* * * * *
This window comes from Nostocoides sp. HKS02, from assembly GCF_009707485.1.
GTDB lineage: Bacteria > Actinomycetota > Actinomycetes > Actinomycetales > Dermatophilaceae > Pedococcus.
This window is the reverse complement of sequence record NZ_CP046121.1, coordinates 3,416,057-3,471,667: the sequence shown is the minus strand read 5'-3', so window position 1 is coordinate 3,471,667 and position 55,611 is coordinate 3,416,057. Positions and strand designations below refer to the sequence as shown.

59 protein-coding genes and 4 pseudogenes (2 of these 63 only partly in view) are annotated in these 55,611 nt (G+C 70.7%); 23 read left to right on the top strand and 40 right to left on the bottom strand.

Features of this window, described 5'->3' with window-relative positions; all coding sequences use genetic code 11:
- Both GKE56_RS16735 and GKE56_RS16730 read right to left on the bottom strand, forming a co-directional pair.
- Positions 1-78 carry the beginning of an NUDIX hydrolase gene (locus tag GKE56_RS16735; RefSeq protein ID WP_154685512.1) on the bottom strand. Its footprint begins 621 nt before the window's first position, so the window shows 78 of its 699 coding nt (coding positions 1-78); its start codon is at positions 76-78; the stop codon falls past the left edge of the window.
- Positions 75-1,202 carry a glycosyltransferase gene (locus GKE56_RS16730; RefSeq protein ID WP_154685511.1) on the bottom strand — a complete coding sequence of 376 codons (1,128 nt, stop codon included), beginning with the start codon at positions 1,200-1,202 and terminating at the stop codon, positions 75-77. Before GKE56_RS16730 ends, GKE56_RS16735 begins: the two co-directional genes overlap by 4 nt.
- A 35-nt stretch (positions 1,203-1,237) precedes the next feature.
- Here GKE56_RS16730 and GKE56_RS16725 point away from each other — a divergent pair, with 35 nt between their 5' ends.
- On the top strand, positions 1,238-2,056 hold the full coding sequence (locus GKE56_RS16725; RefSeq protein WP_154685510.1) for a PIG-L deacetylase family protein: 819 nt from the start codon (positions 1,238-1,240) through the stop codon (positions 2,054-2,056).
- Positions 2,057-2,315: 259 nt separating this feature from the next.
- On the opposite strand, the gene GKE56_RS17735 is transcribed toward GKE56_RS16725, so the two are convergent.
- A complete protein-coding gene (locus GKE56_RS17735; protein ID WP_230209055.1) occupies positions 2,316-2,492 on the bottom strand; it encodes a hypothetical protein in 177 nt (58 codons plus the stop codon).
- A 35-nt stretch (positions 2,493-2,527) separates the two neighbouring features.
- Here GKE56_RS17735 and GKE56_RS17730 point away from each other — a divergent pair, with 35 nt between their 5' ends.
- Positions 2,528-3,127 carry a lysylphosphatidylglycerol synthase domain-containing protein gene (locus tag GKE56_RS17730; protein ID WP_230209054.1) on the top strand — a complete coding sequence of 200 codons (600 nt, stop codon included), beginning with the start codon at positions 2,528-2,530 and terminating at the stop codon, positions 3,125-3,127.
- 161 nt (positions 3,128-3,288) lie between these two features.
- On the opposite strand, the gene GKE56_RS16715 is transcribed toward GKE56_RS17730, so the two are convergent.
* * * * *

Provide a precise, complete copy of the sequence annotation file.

This window comes from Nostocoides sp. HKS02, from assembly GCF_009707485.1.
GTDB lineage: Bacteria > Actinomycetota > Actinomycetes > Actinomycetales > Dermatophilaceae > Pedococcus.
This window is the reverse complement of sequence record NZ_CP046121.1, coordinates 3,416,057-3,471,667: the sequence shown is the minus strand read 5'-3', so window position 1 is coordinate 3,471,667 and position 55,611 is coordinate 3,416,057. Positions and strand designations below refer to the sequence as shown.

59 protein-coding genes and 4 pseudogenes (2 of these 63 only partly in view) are annotated in these 55,611 nt (G+C 70.7%); 23 read left to right on the top strand and 40 right to left on the bottom strand.

Features of this window, described 5'->3' with window-relative positions; all coding sequences use genetic code 11:
- Both GKE56_RS16735 and GKE56_RS16730 read right to left on the bottom strand, forming a co-directional pair.
- Positions 1-78 carry the beginning of an NUDIX hydrolase gene (locus tag GKE56_RS16735; RefSeq protein ID WP_154685512.1) on the bottom strand. Its footprint begins 621 nt before the window's first position, so the window shows 78 of its 699 coding nt (coding positions 1-78); its start codon is at positions 76-78; the stop codon falls past the left edge of the window.
- Positions 75-1,202 carry a glycosyltransferase gene (locus GKE56_RS16730; RefSeq protein ID WP_154685511.1) on the bottom strand — a complete coding sequence of 376 codons (1,128 nt, stop codon included), beginning with the start codon at positions 1,200-1,202 and terminating at the stop codon, positions 75-77. Before GKE56_RS16730 ends, GKE56_RS16735 begins: the two co-directional genes overlap by 4 nt.
- A 35-nt stretch (positions 1,203-1,237) precedes the next feature.
- Here GKE56_RS16730 and GKE56_RS16725 point away from each other — a divergent pair, with 35 nt between their 5' ends.
- On the top strand, positions 1,238-2,056 hold the full coding sequence (locus GKE56_RS16725; RefSeq protein WP_154685510.1) for a PIG-L deacetylase family protein: 819 nt from the start codon (positions 1,238-1,240) through the stop codon (positions 2,054-2,056).
- Positions 2,057-2,315: 259 nt separating this feature from the next.
- On the opposite strand, the gene GKE56_RS17735 is transcribed toward GKE56_RS16725, so the two are convergent.
- A complete protein-coding gene (locus GKE56_RS17735; protein ID WP_230209055.1) occupies positions 2,316-2,492 on the bottom strand; it encodes a hypothetical protein in 177 nt (58 codons plus the stop codon).
- A 35-nt stretch (positions 2,493-2,527) separates the two neighbouring features.
- Here GKE56_RS17735 and GKE56_RS17730 point away from each other — a divergent pair, with 35 nt between their 5' ends.
- Positions 2,528-3,127 carry a lysylphosphatidylglycerol synthase domain-containing protein gene (locus tag GKE56_RS17730; protein ID WP_230209054.1) on the top strand — a complete coding sequence of 200 codons (600 nt, stop codon included), beginning with the start codon at positions 2,528-2,530 and terminating at the stop codon, positions 3,125-3,127.
- 161 nt (positions 3,128-3,288) lie between these two features.
- On the opposite strand, the gene GKE56_RS16715 is transcribed toward GKE56_RS17730, so the two are convergent.